Similarly, Stan Fleming of Forward Ventures argued that VCs can achieve returns in three to five years if they are willing to shepherd companies further along in development, up to the $500 million market cap stage if necessary.
These models point to designing startups from inception to be folded into existing companies early on. Under this scenario, small companies would never do IPOs, being sold once they had demonstrated that their product or technology works. Or if they did go public, it would be with a clear trade sale exit.
In the meantime, companies with clear long term, large cap potential would be supported longer by private equity investors before going to the public equity markets.
"What you are not going to see is money going into private companies that plan to go public before they have achieved substantial revenues," said Index Securities partner David Rimer. "The time for biotech companies to go public will be when they are more mature than they have been in the past. They will graduate from being small private companies into public mid-cap."
Finally, Panem notes a change in who is doing the financing. "Sustainable finance speaks to the question of who is providing capital," she said. "Insofar as the large pharma industry is not going away, is avaricious for new products, and wants to stretch its R&D dollar, I think you'll see more business development guys sitting on company boards. That's a commitment to the industry and to innovation that's more long term than any financial pool of capital. That will change the dynamics of the industry, because an increasing proportion of the capital will be from strategic rather than financial sources."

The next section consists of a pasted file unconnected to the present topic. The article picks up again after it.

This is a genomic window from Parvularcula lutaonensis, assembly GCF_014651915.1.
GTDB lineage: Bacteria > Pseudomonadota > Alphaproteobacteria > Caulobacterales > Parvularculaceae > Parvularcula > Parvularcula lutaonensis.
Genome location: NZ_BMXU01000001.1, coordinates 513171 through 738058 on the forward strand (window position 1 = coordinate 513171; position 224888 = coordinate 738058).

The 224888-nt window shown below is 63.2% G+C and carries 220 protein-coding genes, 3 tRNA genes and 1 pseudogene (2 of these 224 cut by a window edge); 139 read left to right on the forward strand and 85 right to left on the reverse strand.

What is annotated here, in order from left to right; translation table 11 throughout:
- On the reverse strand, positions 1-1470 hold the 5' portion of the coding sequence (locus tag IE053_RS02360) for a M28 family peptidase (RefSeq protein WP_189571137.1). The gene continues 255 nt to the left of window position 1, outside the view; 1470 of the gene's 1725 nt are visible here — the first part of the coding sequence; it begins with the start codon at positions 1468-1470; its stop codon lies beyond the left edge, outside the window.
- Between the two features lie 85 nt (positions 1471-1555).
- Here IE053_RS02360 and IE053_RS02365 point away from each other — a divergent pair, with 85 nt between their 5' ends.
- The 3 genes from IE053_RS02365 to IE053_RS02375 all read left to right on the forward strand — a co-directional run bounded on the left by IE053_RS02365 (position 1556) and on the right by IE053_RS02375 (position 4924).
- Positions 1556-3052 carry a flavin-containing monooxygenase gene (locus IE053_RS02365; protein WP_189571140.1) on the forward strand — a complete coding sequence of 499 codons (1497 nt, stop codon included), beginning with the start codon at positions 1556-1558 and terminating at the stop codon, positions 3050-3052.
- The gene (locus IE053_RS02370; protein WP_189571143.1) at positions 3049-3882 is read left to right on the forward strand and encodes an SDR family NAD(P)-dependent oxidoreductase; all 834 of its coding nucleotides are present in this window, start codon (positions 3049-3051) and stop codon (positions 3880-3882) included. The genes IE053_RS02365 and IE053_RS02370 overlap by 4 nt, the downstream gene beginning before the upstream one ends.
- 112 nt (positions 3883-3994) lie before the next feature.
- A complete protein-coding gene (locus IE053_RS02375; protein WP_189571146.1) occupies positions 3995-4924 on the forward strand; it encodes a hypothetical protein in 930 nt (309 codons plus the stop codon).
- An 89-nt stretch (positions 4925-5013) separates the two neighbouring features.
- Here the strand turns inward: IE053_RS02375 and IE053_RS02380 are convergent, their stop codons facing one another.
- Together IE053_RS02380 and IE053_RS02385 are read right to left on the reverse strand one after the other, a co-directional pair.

To monitor whether such a shift in financing is real, she advised looking at two metrics: first the proportion of money going into health care private equity funds that is from corporate treasuries; and second looking at the percentage of direct funding that is from corporate rather than financial sources.
The prospect of strategic investment provides a reminder that, in the end, the structure of the industry will be set by the winners, and the winners will pick the winning technologies. This is simply because the best choices can't be made at the early end because the technologies are too new. Instead, the best choices are made later by people who know exactly what they need.
According to MLNM's Levin, "the bigger companies are the ultimate arbiters of what becomes successful. We're doing dozens of alliances with tool companies. We do a bottleneck analysis on gene to patient - the steps that are blocking productivity. Big pharma is thinking the same exact way. The tools that they choose will really determine the future successful Tier 1 and Tier 2 toolkit companies. If they've got a great idea, in short order they will have a lot of alliances. If in two years there are no customers, there's no company."
He added that changes in big pharma will be a key determinant of the industry's appearance in five years.